How does a fighter craft rebalance itself after it fires its missiles? Each missile could range anywhere from 40kgs up to 750kgs depending on the model. I am curious to know how a fighter craft redistributes or counters this sudden loss in weight to balance itself after firing such heavy payloads.

  • $\begingroup$ Why would it need to do anything special other than what it already does? Jet fighters already have things such as trims, fly by wire, active stabilization, and fuel management between the wing tanks (though I expect these not to react as fast as the missile is fired). I'm trying to think if there are any WW2 bombers or fighters (i.e. non-computerized) that had heavy wing mounted bombs but I none come to mind. $\endgroup$
    – DKNguyen
    Oct 25, 2023 at 19:25
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    $\begingroup$ sudden wind changes can produce load changes that are greater than the weight of a missile $\endgroup$
    – jsotola
    Oct 26, 2023 at 1:08
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    $\begingroup$ @DKNguyen apparently the Lanc leapt up quite a bit when releasing the Grand Slam... :) $\endgroup$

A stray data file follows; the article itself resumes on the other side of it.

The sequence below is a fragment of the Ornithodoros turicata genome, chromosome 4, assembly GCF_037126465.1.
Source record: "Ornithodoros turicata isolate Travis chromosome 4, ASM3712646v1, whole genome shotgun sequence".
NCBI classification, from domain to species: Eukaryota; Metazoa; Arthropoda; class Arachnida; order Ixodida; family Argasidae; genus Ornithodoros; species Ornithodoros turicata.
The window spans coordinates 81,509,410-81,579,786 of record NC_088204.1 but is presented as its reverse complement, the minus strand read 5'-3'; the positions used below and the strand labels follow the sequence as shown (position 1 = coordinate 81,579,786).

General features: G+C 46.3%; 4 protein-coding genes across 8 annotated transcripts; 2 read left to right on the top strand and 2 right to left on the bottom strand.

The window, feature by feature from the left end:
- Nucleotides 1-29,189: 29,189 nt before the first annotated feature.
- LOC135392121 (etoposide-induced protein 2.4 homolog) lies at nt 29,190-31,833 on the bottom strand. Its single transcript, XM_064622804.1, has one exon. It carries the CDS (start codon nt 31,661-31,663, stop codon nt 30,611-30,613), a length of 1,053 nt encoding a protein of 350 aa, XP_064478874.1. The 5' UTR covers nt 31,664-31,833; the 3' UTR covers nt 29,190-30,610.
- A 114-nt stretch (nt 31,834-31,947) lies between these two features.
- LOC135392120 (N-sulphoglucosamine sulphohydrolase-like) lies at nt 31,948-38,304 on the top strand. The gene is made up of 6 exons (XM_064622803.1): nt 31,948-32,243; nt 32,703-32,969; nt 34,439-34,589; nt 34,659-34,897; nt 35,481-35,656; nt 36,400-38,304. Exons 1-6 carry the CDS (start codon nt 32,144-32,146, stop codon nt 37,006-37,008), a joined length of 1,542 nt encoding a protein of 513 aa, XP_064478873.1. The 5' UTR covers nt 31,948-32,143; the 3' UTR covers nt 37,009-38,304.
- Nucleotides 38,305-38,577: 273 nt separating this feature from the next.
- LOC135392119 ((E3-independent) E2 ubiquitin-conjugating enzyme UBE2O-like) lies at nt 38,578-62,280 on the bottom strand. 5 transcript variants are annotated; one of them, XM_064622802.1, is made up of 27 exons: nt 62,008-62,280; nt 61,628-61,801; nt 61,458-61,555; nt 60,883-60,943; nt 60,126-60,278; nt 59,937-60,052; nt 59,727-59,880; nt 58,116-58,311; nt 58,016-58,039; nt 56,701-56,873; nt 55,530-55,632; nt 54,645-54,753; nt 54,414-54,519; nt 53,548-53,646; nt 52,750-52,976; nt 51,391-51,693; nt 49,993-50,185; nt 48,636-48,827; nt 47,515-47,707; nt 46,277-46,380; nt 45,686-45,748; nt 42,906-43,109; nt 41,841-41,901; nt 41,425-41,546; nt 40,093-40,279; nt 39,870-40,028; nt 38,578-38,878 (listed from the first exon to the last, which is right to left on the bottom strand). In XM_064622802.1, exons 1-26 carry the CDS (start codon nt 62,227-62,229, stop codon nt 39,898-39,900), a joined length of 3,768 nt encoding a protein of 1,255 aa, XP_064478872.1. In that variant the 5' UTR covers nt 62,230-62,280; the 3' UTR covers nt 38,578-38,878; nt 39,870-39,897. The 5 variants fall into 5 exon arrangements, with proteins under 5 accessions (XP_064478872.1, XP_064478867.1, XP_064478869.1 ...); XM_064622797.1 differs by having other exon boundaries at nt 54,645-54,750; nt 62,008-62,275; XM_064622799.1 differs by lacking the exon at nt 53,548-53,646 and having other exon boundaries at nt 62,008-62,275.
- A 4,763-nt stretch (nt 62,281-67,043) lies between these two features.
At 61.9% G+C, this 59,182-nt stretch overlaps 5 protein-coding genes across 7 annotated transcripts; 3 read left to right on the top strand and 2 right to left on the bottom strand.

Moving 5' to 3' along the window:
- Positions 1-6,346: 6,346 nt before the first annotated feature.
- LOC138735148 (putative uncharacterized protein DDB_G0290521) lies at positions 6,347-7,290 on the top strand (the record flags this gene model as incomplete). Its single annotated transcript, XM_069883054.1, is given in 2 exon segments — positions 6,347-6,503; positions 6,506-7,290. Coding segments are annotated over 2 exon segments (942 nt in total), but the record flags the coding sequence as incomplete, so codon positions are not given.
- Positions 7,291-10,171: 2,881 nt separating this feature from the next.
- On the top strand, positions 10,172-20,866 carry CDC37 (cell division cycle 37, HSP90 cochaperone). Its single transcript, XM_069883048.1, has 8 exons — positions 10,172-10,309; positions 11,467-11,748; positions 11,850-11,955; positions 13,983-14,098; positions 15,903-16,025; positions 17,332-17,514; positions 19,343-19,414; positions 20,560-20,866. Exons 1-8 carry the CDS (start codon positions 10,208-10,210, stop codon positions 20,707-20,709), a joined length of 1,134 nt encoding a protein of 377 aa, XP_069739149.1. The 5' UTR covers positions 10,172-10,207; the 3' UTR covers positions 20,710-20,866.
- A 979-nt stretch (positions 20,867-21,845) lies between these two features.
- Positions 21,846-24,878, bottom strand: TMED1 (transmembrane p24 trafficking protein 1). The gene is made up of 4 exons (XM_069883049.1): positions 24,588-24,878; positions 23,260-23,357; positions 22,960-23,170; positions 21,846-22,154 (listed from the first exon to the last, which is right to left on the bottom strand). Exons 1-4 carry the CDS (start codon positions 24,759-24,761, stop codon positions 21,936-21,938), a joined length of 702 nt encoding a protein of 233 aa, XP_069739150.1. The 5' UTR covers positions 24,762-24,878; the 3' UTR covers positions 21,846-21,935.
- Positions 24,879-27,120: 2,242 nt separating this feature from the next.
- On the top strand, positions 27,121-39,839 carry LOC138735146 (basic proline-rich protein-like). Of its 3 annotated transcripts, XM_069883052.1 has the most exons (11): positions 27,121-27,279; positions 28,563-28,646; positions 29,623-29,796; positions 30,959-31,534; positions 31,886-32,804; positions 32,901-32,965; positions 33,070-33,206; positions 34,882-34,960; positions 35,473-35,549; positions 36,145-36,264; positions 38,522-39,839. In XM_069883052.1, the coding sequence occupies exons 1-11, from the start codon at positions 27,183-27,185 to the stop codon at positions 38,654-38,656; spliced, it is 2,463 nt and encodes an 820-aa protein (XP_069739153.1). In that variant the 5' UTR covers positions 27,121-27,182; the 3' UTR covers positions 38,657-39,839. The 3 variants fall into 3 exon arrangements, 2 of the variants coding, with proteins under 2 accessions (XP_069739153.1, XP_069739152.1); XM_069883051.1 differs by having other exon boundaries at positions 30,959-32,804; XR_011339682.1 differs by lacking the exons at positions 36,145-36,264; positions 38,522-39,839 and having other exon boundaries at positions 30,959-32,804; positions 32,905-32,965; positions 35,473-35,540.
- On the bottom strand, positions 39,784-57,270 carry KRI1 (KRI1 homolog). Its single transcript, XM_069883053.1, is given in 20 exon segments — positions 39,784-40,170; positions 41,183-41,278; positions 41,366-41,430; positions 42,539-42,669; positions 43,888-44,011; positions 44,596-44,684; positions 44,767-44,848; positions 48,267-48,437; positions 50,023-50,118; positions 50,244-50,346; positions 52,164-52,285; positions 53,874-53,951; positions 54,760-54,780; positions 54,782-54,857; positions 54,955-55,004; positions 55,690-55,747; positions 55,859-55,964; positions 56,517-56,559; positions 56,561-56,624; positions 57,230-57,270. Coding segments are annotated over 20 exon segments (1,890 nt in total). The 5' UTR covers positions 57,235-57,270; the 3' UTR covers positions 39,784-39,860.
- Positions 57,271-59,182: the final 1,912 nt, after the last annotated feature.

– Solar Mike
    Oct 26, 2023 at 4:58
  • $\begingroup$ If you drop a 750 pound wing-mounted munition at 20,000 feet doing 500 knots, and you have 420 sqft of wing each side, how much does the CoL need to change on that wing? $\endgroup$
    – Phil Sweet
    Oct 26, 2023 at 23:22
  • $\begingroup$ omnicalculator.com/physics/… $\endgroup$
    – Phil Sweet
    Oct 26, 2023 at 23:23

1 Answer 1


Airplanes are designed for the tasks expected from them. Dropping a heavy bomb could create a transient lift, or cause a nose pitch-up. The location of the bracket and the mechanism of the release and training of the crew are more than enough to handle this.

A C-5 Galaxy can carry two Abram A-1 tanks and drop 60000 lbs from its cargo bay.

in routine daily flights, planes have to deal with turbulence and shear winds much more intense than dropping ammunition. I fly small single-engine airplanes and have had my own share of being jerked around in turbulence and hearing the frame of my Cessna 172 squicking and moaning under the stress of the storm while my hands are sweating under the force I put them to exert.

Of course, the fighter planes fly by wire and the controls are mediated by the onboard computers.


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